Recently I started putting together a presentation that I will be giving to schools about the bullying issue. The overall theme of the presentation is empathy.
I hadn’t looked up the definition of empathy in a while, so I went to Websters. Their definition says:
The action of understanding, being aware of, being sensitive to, and vicariously experiencing the feelings, thoughts, and experience of another of either the past or present without having the feelings, thoughts, and experience fully communicated in an objectively explicit manner.
As I read this definition a few times, I realized how truly powerful these words are. I was particularly interested in the part that said “without having the feelings, thoughts and experience fully communicated”. In thinking about what that means, it would really require us to make a sacrifice to be empathetic
…and I am OK with that. What I mean is that it works both ways, doesn’t it. For example, while watching the news and watching a particularly bad story about murder or some terrible crime, I’ll sit and say I can’t understand how someone could do that. At the same token, I shouldn’t understand how someone can do that. If I can, then that crime would make sense to me and it shouldn’t. In much the same way, people may struggle with empathy, because if you don’t have the ability to understand why someone can hurt so badly from bullying, then you don’t think that way.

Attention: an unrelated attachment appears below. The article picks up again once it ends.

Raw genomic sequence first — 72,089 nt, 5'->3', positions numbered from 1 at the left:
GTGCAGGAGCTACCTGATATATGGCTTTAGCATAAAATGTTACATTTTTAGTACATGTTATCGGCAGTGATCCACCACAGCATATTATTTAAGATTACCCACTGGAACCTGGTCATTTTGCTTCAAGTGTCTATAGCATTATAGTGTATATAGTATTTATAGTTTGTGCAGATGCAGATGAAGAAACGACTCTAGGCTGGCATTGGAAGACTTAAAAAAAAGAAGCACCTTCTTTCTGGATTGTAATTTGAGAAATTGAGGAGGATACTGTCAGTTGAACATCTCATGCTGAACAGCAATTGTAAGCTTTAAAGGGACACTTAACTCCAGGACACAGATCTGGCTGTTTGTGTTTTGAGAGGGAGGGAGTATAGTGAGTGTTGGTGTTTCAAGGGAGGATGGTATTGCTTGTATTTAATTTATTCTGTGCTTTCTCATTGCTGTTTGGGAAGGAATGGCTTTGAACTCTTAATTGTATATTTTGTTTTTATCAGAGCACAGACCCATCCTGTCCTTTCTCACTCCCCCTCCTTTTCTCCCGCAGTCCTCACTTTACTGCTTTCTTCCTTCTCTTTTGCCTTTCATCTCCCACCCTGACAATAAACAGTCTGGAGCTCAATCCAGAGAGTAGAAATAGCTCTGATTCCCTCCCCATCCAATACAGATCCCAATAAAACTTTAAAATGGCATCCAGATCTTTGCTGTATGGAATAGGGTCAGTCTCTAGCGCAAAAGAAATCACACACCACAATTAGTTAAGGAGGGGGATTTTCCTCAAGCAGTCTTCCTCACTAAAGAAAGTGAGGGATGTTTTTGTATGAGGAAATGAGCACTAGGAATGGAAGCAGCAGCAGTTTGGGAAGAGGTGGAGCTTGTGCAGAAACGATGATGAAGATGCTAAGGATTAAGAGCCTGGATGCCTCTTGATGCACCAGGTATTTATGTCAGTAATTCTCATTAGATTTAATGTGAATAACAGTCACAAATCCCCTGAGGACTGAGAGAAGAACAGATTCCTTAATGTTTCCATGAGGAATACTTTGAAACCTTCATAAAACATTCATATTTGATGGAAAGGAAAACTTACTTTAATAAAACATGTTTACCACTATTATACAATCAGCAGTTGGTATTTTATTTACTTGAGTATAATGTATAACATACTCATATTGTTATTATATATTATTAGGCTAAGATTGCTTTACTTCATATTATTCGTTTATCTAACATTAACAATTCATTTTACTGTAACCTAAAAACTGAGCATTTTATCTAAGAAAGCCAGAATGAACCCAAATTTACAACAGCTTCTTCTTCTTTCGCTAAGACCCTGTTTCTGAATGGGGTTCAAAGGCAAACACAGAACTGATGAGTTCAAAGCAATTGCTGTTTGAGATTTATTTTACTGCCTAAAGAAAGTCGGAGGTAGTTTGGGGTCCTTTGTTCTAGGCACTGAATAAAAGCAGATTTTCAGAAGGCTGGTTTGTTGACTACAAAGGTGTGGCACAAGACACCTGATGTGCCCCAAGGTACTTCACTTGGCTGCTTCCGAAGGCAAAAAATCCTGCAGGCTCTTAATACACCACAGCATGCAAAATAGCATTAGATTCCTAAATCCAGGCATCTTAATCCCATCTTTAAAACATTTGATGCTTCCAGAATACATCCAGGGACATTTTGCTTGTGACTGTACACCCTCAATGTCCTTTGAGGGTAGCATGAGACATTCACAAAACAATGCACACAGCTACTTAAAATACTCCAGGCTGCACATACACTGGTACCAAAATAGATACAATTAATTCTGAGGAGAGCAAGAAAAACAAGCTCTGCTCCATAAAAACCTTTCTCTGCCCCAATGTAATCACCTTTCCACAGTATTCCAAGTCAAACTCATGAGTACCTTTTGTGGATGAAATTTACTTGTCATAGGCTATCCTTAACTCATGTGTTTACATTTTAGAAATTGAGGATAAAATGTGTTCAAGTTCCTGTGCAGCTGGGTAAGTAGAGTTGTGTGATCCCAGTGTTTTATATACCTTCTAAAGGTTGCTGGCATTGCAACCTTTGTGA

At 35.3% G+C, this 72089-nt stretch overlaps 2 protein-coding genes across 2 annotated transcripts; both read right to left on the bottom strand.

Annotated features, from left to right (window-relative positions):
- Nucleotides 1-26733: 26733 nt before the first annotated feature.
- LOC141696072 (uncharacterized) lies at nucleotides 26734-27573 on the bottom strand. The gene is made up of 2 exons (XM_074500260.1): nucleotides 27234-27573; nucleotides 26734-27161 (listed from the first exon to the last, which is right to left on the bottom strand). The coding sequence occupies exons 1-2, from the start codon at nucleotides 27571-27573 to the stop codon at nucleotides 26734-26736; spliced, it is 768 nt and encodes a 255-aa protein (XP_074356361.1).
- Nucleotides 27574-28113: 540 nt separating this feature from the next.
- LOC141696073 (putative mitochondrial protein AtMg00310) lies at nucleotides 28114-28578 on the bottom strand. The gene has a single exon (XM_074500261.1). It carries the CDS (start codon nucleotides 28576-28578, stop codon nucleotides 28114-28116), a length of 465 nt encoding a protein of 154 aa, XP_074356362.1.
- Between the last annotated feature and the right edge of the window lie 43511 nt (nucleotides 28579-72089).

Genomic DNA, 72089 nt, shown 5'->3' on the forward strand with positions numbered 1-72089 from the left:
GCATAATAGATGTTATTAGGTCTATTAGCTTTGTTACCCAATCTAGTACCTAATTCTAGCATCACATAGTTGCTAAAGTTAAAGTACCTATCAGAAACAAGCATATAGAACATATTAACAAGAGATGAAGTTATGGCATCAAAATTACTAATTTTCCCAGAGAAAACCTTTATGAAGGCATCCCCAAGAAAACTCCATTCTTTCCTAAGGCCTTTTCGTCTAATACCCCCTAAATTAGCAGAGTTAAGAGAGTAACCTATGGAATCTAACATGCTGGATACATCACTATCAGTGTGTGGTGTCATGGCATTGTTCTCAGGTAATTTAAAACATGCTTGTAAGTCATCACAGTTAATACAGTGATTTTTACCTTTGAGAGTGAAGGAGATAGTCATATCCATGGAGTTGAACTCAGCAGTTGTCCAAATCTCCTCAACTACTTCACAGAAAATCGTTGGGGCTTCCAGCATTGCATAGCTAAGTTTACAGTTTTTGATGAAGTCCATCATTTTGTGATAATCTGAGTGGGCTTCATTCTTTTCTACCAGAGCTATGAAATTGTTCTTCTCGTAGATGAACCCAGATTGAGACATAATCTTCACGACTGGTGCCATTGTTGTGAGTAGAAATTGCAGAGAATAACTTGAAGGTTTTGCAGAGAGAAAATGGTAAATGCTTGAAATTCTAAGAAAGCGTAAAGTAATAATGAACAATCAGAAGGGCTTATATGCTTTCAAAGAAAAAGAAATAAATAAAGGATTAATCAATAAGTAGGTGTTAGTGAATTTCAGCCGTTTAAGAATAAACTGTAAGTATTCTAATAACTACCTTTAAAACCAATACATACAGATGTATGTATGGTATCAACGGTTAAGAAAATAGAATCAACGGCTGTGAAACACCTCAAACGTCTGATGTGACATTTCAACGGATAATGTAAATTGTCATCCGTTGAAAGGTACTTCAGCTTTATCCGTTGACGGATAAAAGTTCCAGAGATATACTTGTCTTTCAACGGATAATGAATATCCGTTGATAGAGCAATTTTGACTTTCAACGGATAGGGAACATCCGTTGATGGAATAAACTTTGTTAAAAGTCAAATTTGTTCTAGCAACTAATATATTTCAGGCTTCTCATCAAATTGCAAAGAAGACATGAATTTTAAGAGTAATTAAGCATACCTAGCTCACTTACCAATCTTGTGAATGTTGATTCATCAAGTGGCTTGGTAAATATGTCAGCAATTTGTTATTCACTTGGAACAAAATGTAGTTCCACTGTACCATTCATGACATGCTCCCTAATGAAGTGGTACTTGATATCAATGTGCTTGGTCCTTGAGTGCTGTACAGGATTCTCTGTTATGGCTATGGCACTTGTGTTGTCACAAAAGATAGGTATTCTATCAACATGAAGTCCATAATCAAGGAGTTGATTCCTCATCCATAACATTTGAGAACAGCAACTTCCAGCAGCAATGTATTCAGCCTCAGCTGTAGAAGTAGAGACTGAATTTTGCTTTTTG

When I read that children should toughen up and suck it up about bullying. When I read that kids will be kids and it’s only a youth problem. When I read that it’s OK for kids to punch back when bullied and get into fights. When I read that we can only work out our differences with bullies through aggression and to build a thicker skin. When I read all these things, I feel that I am reading ideas from those without the empathy to understand the victim in a bullying situation.
Teaching those that bully to be more empathetic to victims and care about others feelings. Teaching a bully to become a better person. Now that, to me is teaching empathy.